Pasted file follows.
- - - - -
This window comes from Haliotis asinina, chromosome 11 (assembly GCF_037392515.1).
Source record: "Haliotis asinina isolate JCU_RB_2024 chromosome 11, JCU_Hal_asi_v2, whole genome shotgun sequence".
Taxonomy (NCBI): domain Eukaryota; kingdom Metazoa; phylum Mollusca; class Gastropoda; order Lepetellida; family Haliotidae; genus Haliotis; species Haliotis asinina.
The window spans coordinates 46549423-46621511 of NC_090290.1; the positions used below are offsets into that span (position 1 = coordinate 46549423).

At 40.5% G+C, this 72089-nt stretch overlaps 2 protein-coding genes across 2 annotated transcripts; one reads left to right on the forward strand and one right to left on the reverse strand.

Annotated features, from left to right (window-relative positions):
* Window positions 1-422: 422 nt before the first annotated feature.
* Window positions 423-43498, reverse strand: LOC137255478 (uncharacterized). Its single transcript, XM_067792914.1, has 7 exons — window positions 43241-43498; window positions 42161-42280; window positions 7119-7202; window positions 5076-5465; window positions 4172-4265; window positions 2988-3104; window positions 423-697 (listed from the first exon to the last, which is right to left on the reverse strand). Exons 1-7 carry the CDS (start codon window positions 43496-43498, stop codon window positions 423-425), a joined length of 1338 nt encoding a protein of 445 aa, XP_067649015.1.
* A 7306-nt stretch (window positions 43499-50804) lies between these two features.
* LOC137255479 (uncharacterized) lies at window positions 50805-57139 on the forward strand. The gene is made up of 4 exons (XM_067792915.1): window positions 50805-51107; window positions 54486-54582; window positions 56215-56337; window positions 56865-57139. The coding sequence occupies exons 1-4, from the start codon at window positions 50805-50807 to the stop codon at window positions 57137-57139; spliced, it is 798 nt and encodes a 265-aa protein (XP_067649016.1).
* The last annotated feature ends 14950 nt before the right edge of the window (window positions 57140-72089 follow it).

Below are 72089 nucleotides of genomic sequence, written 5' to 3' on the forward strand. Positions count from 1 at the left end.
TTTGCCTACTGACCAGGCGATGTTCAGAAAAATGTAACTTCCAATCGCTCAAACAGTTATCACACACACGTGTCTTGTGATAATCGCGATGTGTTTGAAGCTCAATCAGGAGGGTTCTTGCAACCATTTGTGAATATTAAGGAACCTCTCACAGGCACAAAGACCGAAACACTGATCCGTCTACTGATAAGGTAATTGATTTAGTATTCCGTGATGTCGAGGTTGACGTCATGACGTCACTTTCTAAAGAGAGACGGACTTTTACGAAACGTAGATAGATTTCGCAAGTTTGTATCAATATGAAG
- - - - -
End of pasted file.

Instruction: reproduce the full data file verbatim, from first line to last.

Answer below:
This window comes from Haliotis asinina, chromosome 11 (assembly GCF_037392515.1).
Source record: "Haliotis asinina isolate JCU_RB_2024 chromosome 11, JCU_Hal_asi_v2, whole genome shotgun sequence".
Taxonomy (NCBI): domain Eukaryota; kingdom Metazoa; phylum Mollusca; class Gastropoda; order Lepetellida; family Haliotidae; genus Haliotis; species Haliotis asinina.
The window spans coordinates 46549423-46621511 of NC_090290.1; the positions used below are offsets into that span (position 1 = coordinate 46549423).

At 40.5% G+C, this 72089-nt stretch overlaps 2 protein-coding genes across 2 annotated transcripts; one reads left to right on the forward strand and one right to left on the reverse strand.

Annotated features, from left to right (window-relative positions):
* Window positions 1-422: 422 nt before the first annotated feature.
* Window positions 423-43498, reverse strand: LOC137255478 (uncharacterized). Its single transcript, XM_067792914.1, has 7 exons — window positions 43241-43498; window positions 42161-42280; window positions 7119-7202; window positions 5076-5465; window positions 4172-4265; window positions 2988-3104; window positions 423-697 (listed from the first exon to the last, which is right to left on the reverse strand). Exons 1-7 carry the CDS (start codon window positions 43496-43498, stop codon window positions 423-425), a joined length of 1338 nt encoding a protein of 445 aa, XP_067649015.1.
* A 7306-nt stretch (window positions 43499-50804) lies between these two features.
* LOC137255479 (uncharacterized) lies at window positions 50805-57139 on the forward strand. The gene is made up of 4 exons (XM_067792915.1): window positions 50805-51107; window positions 54486-54582; window positions 56215-56337; window positions 56865-57139. The coding sequence occupies exons 1-4, from the start codon at window positions 50805-50807 to the stop codon at window positions 57137-57139; spliced, it is 798 nt and encodes a 265-aa protein (XP_067649016.1).
* The last annotated feature ends 14950 nt before the right edge of the window (window positions 57140-72089 follow it).

Below are 72089 nucleotides of genomic sequence, written 5' to 3' on the forward strand. Positions count from 1 at the left end.
TTTGCCTACTGACCAGGCGATGTTCAGAAAAATGTAACTTCCAATCGCTCAAACAGTTATCACACACACGTGTCTTGTGATAATCGCGATGTGTTTGAAGCTCAATCAGGAGGGTTCTTGCAACCATTTGTGAATATTAAGGAACCTCTCACAGGCACAAAGACCGAAACACTGATCCGTCTACTGATAAGGTAATTGATTTAGTATTCCGTGATGTCGAGGTTGACGTCATGACGTCACTTTCTAAAGAGAGACGGACTTTTACGAAACGTAGATAGATTTCGCAAGTTTGTATCAATATGAAG